You want a career assisting those in need, but first you need a bit of help finding out how to get started. Since there's not one specific path to becoming a humanitarian worker, you can start your career in a number of different ways. Having the right skills and training are essential when pursuing a career in humanitarianism.
Volunteer whenever you travel. If you're already planning a trip to a developing country, you may be able to seek out aid organizations while in-country. In some cases, these organizations may take you on as a volunteer for as long as you have to give. You may get free room and board in exchange for working with the organization, but don't bank on it when planning your trip.
Start volunteering at non-profits or development agencies in your area. Humanitarian agencies want to know that you have some experience working with people in need -- so the most accessible way to start doing that right now is to work in your community. Ask your friends and associates for recommendations on good organizations with which to volunteer, or do an online search for organizations that focus on similar issues to the ones you want to tackle in your career. They may not be exactly matched, but they'll help; for example, if your dream is to work with women in Somalia, you could start locally by volunteering at an organization focused on women and girls. Even if you only have a few hours a week to devote to a non-paid position, it can get your foot in the door and may eventually lead to a paid position.
Conduct informal interviews with other humanitarian workers you meet through your volunteer work to get information on the path they took to make it a full-time career. Talking to a variety of people will give you new insights and possibly open up new opportunities for the future. Let your interviewees know you're looking to make a career out of it -- those people could later alert you of job opportunities.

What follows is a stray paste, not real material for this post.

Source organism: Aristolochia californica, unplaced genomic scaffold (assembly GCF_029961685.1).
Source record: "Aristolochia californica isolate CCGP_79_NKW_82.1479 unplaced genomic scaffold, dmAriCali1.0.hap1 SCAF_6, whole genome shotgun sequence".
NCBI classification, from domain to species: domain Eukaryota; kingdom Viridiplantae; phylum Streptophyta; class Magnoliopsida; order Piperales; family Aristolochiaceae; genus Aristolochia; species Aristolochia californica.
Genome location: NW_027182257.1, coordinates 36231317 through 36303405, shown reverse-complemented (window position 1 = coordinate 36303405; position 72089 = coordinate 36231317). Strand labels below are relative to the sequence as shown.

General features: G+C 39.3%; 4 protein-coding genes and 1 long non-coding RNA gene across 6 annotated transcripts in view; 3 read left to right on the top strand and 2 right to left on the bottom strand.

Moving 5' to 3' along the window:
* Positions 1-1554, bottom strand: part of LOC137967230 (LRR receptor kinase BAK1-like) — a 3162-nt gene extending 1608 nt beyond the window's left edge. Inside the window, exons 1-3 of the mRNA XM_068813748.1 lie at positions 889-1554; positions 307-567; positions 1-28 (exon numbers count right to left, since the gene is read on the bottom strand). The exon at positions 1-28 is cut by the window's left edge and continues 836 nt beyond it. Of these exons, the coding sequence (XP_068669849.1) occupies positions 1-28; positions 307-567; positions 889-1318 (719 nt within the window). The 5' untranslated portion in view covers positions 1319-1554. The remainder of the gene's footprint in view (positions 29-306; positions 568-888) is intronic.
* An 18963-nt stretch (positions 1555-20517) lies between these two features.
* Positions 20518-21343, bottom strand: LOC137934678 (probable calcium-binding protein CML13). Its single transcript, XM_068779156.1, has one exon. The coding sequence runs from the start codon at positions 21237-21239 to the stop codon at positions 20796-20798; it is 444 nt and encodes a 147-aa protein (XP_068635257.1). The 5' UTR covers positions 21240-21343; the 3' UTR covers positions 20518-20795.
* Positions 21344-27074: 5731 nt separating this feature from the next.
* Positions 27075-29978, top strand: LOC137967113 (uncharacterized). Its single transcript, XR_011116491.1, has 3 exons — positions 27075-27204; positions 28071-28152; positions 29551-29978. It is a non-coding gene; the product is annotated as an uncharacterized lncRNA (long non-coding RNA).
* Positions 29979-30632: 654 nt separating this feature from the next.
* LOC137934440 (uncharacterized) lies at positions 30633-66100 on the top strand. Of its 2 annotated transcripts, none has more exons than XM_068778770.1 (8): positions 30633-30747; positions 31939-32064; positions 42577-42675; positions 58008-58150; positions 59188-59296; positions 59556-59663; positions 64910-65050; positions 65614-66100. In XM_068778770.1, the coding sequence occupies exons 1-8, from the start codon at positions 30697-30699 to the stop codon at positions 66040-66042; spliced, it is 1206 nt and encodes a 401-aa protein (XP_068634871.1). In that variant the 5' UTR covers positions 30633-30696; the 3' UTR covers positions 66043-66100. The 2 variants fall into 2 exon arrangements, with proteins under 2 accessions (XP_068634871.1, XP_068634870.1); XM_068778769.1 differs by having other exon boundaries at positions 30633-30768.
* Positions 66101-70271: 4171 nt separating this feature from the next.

Get training that will be valuable to humanitarian organizations. Aid groups need workers trained in the medical, environmental, agricultural and engineering fields, but they also need people who are able to deal with policy issues and have backgrounds in international development, policy and business management. If you have a particular aid organization or type of humanitarian work in mind, check out the job listings for that organization or for that type of work. This can give you an idea of the types of people those groups are looking for and help you settle on the right type of academic training. During your training, pursue internships in your chosen field; like volunteering, these opportunities may lead to paid work.
Sign up for long-term volunteer work. Check out Americorps, the Peace Corps or Voluntary Service Overseas. These organizations often require you to have some type of training before you join their ranks, but after you've served with them, they often provide you with the connections you need to get full-time employment.
- Volunteer whenever you travel. If you're already planning a trip to a developing country, you may be able to seek out aid organizations while in-country. In some cases, these organizations may take you on as a volunteer for as long as you have to give. You may get free room and board in exchange for working with the organization, but don't bank on it when planning your trip.
Nicole Vulcan has been a journalist since 1997, covering parenting and fitness for The Oregonian, careers for CareerAddict, and travel, gardening and fitness for Black Hills Woman and other publications. Vulcan holds a Bachelor of Arts in English and journalism from the University of Minnesota. She's also a lifelong athlete and is pursuing certification as a personal trainer.